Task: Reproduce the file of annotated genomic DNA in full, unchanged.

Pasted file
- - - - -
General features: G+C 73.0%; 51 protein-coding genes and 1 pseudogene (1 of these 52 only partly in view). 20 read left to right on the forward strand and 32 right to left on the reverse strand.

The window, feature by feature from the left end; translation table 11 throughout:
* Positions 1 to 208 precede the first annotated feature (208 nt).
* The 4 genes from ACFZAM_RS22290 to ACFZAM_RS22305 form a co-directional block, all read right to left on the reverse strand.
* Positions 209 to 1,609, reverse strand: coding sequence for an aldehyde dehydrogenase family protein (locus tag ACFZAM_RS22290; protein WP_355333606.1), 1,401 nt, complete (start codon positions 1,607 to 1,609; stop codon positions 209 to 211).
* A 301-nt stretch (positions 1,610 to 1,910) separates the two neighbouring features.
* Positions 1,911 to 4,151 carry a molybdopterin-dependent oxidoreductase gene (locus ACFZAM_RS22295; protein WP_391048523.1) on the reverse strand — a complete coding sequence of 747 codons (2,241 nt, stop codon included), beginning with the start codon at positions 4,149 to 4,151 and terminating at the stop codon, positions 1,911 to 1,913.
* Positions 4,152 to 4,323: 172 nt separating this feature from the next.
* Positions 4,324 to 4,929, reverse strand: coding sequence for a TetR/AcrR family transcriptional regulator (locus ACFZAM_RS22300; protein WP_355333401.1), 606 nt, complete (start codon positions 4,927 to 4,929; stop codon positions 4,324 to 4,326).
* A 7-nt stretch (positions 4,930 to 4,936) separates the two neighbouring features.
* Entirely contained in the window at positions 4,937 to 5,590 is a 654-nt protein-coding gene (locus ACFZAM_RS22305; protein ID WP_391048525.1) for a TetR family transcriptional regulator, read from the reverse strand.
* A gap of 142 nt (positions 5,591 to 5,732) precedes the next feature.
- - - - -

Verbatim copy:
General features: G+C 73.0%; 51 protein-coding genes and 1 pseudogene (1 of these 52 only partly in view). 20 read left to right on the forward strand and 32 right to left on the reverse strand.

The window, feature by feature from the left end; translation table 11 throughout:
* Positions 1 to 208 precede the first annotated feature (208 nt).
* The 4 genes from ACFZAM_RS22290 to ACFZAM_RS22305 form a co-directional block, all read right to left on the reverse strand.
* Positions 209 to 1,609, reverse strand: coding sequence for an aldehyde dehydrogenase family protein (locus tag ACFZAM_RS22290; protein WP_355333606.1), 1,401 nt, complete (start codon positions 1,607 to 1,609; stop codon positions 209 to 211).
* A 301-nt stretch (positions 1,610 to 1,910) separates the two neighbouring features.
* Positions 1,911 to 4,151 carry a molybdopterin-dependent oxidoreductase gene (locus ACFZAM_RS22295; protein WP_391048523.1) on the reverse strand — a complete coding sequence of 747 codons (2,241 nt, stop codon included), beginning with the start codon at positions 4,149 to 4,151 and terminating at the stop codon, positions 1,911 to 1,913.
* Positions 4,152 to 4,323: 172 nt separating this feature from the next.
* Positions 4,324 to 4,929, reverse strand: coding sequence for a TetR/AcrR family transcriptional regulator (locus ACFZAM_RS22300; protein WP_355333401.1), 606 nt, complete (start codon positions 4,927 to 4,929; stop codon positions 4,324 to 4,326).
* A 7-nt stretch (positions 4,930 to 4,936) separates the two neighbouring features.
* Entirely contained in the window at positions 4,937 to 5,590 is a 654-nt protein-coding gene (locus ACFZAM_RS22305; protein ID WP_391048525.1) for a TetR family transcriptional regulator, read from the reverse strand.
* A gap of 142 nt (positions 5,591 to 5,732) precedes the next feature.